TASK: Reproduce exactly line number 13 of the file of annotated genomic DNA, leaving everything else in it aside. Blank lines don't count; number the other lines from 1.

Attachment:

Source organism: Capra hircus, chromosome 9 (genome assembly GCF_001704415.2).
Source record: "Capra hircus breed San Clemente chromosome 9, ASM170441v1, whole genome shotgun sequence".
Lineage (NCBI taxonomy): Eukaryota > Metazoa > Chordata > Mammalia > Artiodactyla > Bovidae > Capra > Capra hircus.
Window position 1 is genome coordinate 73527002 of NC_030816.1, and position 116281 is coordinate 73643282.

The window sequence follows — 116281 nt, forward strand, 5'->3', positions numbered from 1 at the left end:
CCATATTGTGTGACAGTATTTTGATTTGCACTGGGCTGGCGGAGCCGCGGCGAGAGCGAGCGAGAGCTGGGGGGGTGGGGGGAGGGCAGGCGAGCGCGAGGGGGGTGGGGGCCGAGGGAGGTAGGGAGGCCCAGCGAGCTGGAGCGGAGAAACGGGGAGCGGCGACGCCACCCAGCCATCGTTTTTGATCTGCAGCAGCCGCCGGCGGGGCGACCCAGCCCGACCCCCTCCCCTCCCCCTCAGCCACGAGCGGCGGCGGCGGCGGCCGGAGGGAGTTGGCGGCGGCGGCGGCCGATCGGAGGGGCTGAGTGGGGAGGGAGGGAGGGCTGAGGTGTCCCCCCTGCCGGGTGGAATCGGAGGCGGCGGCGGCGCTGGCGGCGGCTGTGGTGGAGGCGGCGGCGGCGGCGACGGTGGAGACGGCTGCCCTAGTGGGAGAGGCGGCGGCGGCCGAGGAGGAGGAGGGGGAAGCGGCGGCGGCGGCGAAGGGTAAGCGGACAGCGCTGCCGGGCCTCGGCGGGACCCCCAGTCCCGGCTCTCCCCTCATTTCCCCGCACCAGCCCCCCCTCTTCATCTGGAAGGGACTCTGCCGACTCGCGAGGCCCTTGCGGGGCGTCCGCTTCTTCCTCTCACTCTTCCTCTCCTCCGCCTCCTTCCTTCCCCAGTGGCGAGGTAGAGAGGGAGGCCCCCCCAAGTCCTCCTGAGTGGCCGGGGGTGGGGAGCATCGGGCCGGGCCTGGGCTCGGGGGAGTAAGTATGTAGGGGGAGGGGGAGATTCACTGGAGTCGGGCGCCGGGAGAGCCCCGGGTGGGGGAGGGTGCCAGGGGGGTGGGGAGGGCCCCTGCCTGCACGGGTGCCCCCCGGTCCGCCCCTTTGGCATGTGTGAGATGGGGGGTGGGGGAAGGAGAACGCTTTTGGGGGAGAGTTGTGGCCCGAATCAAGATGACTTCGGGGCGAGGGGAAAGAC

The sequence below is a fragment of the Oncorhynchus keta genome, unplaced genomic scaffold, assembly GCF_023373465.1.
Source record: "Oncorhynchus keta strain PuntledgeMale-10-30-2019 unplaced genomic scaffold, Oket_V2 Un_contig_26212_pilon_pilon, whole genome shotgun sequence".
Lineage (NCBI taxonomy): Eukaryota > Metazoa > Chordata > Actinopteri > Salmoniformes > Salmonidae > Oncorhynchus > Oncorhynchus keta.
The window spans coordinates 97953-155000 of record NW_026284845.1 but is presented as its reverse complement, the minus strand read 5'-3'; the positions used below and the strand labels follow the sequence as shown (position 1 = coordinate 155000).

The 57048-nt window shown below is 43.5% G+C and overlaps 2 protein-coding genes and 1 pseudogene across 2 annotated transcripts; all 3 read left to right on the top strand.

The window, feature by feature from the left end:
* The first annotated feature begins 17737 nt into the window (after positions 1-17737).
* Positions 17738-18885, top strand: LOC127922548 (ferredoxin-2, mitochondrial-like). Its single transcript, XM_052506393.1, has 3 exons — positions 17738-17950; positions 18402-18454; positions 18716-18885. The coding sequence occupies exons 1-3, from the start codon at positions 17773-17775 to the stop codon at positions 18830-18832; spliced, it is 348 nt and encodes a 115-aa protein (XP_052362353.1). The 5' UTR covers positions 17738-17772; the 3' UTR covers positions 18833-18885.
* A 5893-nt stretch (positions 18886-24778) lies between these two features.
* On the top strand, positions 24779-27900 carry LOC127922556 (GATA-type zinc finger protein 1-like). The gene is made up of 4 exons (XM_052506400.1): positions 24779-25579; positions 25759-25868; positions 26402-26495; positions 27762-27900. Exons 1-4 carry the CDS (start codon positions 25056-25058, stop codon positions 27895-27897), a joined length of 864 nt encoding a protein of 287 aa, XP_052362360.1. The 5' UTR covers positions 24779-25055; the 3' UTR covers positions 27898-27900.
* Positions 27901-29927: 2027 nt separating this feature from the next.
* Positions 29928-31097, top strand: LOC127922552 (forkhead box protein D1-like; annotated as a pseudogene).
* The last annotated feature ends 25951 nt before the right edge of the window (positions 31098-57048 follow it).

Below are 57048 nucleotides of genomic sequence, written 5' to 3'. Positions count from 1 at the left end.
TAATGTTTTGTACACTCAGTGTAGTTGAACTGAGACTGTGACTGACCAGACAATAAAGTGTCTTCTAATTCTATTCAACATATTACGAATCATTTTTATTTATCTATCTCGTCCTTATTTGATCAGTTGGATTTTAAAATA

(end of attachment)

* The first annotated feature begins 17737 nt into the window (after positions 1-17737).